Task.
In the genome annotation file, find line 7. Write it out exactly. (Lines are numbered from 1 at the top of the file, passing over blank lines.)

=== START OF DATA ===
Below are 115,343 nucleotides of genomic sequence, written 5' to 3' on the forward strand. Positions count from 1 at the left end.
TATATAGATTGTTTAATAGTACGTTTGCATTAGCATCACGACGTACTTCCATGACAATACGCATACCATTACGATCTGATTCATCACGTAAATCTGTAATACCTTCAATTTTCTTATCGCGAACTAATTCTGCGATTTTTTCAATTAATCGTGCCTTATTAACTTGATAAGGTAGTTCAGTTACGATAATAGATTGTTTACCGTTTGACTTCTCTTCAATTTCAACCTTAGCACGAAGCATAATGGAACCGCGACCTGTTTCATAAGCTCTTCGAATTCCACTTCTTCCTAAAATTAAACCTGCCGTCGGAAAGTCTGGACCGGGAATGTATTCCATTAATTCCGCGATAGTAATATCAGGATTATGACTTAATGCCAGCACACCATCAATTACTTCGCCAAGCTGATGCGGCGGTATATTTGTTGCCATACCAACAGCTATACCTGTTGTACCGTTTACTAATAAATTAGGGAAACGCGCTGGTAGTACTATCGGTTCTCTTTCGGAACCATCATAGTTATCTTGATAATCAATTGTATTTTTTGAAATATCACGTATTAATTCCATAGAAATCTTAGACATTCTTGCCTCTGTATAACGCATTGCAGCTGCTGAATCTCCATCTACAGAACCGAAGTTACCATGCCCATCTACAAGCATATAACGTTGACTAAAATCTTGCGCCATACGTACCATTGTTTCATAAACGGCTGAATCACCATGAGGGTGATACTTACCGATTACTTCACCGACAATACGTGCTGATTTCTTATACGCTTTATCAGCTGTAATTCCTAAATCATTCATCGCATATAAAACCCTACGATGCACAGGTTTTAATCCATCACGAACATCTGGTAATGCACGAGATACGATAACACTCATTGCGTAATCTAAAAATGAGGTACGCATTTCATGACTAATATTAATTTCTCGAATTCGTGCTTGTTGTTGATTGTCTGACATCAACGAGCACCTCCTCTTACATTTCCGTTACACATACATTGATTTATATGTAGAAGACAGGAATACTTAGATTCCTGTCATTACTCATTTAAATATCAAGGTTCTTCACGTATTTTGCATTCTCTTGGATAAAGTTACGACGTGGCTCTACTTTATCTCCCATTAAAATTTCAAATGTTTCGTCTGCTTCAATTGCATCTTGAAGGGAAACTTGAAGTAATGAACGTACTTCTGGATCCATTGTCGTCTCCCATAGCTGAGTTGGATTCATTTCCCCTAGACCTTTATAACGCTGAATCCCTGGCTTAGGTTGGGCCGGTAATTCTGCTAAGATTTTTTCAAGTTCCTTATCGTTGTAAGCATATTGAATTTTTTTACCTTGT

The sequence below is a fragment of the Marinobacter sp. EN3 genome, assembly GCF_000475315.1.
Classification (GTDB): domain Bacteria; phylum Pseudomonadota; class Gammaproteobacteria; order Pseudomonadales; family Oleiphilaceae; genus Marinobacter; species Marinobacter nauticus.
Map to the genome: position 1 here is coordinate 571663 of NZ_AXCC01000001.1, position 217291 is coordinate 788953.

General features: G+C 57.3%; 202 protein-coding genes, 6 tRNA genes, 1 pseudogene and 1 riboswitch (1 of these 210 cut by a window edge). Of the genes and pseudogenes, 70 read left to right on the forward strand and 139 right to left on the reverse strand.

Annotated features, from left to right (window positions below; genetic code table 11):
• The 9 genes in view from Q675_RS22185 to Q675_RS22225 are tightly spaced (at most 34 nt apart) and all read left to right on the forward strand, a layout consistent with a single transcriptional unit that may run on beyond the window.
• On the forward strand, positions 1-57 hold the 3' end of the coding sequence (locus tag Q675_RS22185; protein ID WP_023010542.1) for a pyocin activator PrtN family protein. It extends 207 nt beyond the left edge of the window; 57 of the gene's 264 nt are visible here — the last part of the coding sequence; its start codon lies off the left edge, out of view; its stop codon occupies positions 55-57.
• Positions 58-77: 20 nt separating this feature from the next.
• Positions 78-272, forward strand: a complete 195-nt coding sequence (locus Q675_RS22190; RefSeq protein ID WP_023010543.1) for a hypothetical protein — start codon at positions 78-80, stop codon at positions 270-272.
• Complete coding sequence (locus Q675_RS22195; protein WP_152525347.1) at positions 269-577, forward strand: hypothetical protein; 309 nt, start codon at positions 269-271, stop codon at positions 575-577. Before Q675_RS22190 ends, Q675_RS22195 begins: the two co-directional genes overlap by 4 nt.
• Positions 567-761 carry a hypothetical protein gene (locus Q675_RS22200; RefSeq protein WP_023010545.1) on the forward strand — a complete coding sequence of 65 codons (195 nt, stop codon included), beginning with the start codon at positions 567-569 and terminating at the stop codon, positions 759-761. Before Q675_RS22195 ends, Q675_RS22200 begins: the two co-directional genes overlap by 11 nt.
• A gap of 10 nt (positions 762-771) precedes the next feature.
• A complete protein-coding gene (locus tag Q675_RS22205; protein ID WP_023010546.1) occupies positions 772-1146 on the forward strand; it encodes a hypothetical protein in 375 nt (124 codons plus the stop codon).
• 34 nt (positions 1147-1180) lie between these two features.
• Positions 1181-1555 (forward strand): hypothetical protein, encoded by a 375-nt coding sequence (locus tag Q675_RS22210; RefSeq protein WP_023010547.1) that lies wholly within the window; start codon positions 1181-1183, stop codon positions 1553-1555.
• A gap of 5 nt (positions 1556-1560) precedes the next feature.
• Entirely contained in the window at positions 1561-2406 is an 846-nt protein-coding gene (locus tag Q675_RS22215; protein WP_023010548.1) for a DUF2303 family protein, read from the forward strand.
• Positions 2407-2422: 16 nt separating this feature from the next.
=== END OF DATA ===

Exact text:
Annotated features, from left to right (window positions below; genetic code table 11):